Franklin is a very sweet and calm English Shepherd so he was the perfect “big dog” for Boogie to hang out and do parallel walking with. The funny thing is that as soon as Boogie and Franklin saw each other from a fair distance, both dogs started whining. Boogie whimpered and looked at me and pulled towards Franklin. The dogs recognized each other from their BAT session five months ago! 🙂

Boogie walks beautifully on loose-leash in my neighborhood, but because this was a new and exciting location, he was pulling like crazy. The technique of “standing still like a tree” didn’t work because Boogie kept leaning and pulling forwards regardless. Irith gave me some tips on how to deal with this problem, eg – keep my leash hand at my bellybutton, do a 180 and boldy walk forward as if there is no dog behind me until Boogie catches up on loose-leash. I did this a few times on our walk and after a while Boogie became more mindful of my existence and kept the leash loose-ish between us.

Memo to self: In a new environment, go back to training the basics.

So… as I was saying to Irith, I find these “friendly doggie sessions” so good for Boogie. I notice that whenever we have a friendly and polite experience with another dog, the following day Boogie does not react to any dogs that he sees on the street. He looks at them, turns away and moves along like it’s no big deal. He is the same after every play date with Rosie. He is more relaxed around dogs in general…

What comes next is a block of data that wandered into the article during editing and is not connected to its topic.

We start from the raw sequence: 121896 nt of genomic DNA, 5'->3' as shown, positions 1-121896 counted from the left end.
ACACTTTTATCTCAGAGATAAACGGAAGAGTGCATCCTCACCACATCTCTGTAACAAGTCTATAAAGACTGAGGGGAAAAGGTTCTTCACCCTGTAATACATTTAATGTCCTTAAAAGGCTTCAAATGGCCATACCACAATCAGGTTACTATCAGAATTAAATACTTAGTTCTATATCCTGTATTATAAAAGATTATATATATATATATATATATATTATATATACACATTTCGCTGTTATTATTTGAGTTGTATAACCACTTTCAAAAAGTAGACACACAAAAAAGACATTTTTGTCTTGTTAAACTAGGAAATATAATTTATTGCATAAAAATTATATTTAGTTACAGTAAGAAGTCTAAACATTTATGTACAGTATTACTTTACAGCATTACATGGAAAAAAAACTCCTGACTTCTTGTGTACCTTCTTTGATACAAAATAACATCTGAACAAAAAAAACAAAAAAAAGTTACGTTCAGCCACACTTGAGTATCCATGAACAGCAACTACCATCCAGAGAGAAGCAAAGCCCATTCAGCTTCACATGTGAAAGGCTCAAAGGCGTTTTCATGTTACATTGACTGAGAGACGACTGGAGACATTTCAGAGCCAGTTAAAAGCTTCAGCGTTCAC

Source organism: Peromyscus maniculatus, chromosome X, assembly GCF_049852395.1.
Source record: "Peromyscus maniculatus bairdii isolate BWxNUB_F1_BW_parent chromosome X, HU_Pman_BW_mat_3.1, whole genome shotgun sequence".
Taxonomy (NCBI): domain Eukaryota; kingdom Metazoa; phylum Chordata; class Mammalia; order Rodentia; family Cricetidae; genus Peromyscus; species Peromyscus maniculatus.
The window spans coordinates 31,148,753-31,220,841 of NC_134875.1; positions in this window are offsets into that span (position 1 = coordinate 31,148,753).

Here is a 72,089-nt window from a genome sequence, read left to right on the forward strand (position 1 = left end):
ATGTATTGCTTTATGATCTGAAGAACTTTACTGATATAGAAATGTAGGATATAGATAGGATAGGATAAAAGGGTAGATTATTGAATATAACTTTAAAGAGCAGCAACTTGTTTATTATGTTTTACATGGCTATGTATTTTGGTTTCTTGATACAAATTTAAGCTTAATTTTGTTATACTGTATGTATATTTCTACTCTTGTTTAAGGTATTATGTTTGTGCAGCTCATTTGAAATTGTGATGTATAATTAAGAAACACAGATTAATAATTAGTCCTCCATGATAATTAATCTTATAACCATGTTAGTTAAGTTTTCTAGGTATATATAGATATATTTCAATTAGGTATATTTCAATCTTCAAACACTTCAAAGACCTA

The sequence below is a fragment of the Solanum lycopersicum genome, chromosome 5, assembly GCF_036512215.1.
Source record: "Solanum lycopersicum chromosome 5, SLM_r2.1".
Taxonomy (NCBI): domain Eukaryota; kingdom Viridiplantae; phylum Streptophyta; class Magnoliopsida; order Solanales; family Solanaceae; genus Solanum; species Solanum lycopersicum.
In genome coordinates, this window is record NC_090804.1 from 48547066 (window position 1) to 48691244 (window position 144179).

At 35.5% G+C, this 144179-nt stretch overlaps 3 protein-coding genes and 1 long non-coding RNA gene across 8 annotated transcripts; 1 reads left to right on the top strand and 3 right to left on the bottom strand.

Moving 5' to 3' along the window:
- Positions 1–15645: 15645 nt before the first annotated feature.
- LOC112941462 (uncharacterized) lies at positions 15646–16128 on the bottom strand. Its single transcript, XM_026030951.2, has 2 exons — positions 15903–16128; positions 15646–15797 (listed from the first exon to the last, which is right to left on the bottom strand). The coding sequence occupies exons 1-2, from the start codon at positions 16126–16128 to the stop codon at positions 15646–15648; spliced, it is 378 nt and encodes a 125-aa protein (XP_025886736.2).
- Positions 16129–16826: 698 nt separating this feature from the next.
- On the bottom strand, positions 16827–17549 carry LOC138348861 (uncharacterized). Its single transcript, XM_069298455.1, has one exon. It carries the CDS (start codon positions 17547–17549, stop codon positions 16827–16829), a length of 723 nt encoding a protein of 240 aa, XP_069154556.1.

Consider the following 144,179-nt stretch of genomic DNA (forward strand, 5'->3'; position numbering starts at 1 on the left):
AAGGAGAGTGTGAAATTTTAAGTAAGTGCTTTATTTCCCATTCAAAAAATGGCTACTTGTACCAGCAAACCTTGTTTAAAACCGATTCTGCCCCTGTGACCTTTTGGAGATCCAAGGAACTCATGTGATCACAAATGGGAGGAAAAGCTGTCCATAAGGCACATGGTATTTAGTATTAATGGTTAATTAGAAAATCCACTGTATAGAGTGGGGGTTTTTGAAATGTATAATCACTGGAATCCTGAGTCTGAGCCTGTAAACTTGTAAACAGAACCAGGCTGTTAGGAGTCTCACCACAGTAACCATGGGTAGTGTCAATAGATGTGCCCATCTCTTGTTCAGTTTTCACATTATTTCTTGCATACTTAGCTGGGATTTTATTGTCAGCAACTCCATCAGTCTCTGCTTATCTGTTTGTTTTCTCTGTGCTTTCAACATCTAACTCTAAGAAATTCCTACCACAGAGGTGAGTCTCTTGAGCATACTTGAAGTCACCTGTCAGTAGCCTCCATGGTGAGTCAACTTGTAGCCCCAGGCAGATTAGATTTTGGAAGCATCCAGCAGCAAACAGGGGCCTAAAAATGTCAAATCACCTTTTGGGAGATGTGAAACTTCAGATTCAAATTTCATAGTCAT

It’s a shame that Huntington Palisades is so far away from me. And Rosie also lives really far away.

I would like to do more BAT set ups with unfamiliar dogs as decoys but we need to borrow a private fenced yard — with no other dogs present –preferably in the La Brea/Fairfax area of West Hollywood. The parks are too risky with loose dogs running around.

Fenced yard, anyone?

November 30, 2010 at 9:37 pm 3 comments

Older Posts

A gallery of Boogie Art

Enter your email address to subscribe to this blog and receive notifications of new posts by email.

Join 256 other subscribers


Blog Stats

  • 934,378 hits

%d bloggers like this: